Mariah Robertson can’t predict the way her photographic-art experiments will turn out. “It follows a thread of accident and chance,” she says. It’s hard not to wonder how the sizzled, runny mixes of colors, floating objects, and strange, obscured scenes that appear in her work came to be. And it’s harder to look away.
To understand her art–or, understand why you do not understand it–it’s important to realize that Robertson is not a typical photographer. She spends most of her time in the darkroom, where for years she’s taught herself how to manipulate basic tools of photography, like chemical treatments and photo paper, blurring the lines of the medium. Recently, she concocted a 100-foot long photograph called 11 (2012), comprising superimposed negatives and dripping colors. The piece hangs in the MoMA, unfurling over walls and ceilings.
Her latest efforts will be on view at “Permanent Puberty: Part 1,” opening today at New York’s American Contemporary. The show is a diverse one. Five psychedelic chemically-rendered paintings are the results of particularly dauntless experiments. “I set out the plan… I don’t actually know what’s going on,” she explains.
Robertson at first used only developer and bleach, getting simple blacks and whites, but she soon escalated to tweaking temperatures, the liquids’ densities, and finally “throwing hot chemistry at this certain angle” to achieve an intended effect, be it bright blues, rainbows, “tiny triangles all over the place,” or “Pac-Man ghost shapes” (results Robertson describes she has down to a science, almost).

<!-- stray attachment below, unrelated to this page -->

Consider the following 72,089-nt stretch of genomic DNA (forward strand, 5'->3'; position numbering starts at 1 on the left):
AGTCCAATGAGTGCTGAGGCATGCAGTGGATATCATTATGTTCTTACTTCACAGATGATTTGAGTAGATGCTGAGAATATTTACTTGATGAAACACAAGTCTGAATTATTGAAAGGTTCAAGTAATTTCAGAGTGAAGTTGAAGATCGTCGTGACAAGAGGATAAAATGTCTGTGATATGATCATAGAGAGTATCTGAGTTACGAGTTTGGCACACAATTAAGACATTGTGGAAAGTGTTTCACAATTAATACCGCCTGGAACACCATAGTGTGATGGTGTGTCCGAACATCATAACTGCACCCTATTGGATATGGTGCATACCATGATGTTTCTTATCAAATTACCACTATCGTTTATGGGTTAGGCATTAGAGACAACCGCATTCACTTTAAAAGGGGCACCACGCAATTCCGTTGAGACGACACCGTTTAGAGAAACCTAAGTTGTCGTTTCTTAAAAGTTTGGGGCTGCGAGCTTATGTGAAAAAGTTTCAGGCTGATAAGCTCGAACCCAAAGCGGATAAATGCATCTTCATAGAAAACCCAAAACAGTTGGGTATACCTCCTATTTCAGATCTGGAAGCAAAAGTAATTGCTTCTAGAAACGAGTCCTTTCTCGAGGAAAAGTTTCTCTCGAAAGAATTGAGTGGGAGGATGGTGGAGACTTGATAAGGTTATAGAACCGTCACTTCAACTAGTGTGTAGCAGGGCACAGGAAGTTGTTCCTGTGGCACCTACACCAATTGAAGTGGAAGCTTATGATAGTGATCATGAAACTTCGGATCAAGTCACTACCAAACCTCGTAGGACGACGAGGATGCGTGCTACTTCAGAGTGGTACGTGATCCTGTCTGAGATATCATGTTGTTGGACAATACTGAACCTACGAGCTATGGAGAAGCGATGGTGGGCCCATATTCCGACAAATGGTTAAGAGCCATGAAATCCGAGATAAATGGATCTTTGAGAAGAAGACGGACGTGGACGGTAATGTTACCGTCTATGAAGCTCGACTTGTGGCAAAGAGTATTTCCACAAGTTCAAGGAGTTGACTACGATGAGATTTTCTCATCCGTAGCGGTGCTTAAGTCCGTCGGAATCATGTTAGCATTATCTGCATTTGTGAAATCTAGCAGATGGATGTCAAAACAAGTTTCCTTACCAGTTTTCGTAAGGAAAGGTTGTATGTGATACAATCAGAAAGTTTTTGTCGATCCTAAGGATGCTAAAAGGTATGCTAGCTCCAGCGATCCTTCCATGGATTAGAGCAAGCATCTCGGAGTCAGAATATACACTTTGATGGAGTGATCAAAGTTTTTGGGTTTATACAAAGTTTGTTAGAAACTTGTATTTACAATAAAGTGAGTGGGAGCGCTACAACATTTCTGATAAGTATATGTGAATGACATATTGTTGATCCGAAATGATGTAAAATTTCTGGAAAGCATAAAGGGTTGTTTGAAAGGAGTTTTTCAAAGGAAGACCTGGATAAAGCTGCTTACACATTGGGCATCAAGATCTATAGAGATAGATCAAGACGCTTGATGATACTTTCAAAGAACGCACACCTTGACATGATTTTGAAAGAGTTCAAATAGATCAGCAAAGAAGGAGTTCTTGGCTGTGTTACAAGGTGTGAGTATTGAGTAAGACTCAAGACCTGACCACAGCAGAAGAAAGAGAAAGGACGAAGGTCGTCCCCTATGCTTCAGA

The exhibition also presents a series of formal prints Robertson made as a darkroom intern in the early 2000s, uncovered and reworked this summer. (“I can never throw anything away again!”) With that, there are two photography books, drawings, and a sort of self-portrait video starring her, her superego, and her id, featuring a scene in which a psychotic id covered in menstrual blood attempts to phone Klaus Biesenbach.
Born in 1975 and raised in California, Robertson started out doing performance art–”social experiments,” she says–and decided to learn photography to document them. She went on to get her MFA at Yale, where she concentrated on sculpture–though grad school, it turns out, wasn’t quite right for her. “I hid my photography practice from everyone. It was private…And therefore untainted by the enormous endless drama psycho B.S. happening in grad school,” she half-jokes. She moved to New York after graduating in 2005, turning her focus back to photography and all its possibilities.
“I [like] the unexpected parts, the parts that go beyond what I could have planned,” she offers. “Because the plans are kind of pedestrian. Planning happens in the frontal lobe, where you deal with logic and numbers. It’s very effective for getting things done. But if you execute something perfectly, you get something pretty boring.”
“PERMANENT PUBERTY: PART 1” IS ON DISPLAY AT AMERICAN CONTEMPORARY FROM OCTOBER 31 THROUGH DECEMBER 20.